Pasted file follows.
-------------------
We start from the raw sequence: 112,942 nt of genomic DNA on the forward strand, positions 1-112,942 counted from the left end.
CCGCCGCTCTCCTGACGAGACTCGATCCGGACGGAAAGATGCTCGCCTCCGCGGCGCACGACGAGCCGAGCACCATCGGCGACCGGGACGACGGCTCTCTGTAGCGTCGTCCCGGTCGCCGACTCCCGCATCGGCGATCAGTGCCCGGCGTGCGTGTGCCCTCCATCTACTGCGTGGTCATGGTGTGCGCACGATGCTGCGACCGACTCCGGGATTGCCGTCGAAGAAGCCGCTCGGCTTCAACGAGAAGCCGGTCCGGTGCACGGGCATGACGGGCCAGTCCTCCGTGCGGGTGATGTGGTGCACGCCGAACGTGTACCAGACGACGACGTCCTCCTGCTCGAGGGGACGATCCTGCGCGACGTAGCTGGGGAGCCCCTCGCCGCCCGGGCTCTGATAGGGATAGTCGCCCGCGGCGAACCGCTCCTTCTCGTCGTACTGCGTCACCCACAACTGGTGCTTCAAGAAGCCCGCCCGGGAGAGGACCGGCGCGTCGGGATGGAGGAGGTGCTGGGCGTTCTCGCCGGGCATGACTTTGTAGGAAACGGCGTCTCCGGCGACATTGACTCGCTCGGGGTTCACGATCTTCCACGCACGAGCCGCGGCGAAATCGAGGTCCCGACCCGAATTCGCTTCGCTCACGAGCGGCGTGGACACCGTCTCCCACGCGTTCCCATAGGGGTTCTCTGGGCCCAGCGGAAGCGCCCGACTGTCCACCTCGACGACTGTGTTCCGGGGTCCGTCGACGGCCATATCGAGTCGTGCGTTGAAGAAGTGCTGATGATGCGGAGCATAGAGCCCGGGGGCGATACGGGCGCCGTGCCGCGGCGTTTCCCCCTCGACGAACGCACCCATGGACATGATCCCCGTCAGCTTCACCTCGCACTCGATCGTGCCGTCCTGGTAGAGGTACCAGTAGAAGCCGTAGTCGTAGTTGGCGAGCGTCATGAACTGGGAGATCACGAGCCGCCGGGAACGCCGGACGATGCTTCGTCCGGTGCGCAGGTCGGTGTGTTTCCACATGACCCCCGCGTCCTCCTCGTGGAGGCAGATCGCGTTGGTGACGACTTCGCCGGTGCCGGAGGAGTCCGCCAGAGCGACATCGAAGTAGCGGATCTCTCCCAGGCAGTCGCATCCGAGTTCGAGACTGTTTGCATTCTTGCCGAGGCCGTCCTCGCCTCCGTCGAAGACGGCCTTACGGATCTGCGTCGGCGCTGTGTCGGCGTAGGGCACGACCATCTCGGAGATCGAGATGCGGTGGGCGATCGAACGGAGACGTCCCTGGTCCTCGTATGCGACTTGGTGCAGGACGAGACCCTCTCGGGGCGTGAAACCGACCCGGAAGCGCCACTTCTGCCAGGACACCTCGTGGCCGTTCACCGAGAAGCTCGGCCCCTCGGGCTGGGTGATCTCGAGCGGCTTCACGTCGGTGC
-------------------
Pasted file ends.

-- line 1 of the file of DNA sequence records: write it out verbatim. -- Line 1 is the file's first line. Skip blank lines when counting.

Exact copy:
We start from the raw sequence: 112,942 nt of genomic DNA on the forward strand, positions 1-112,942 counted from the left end.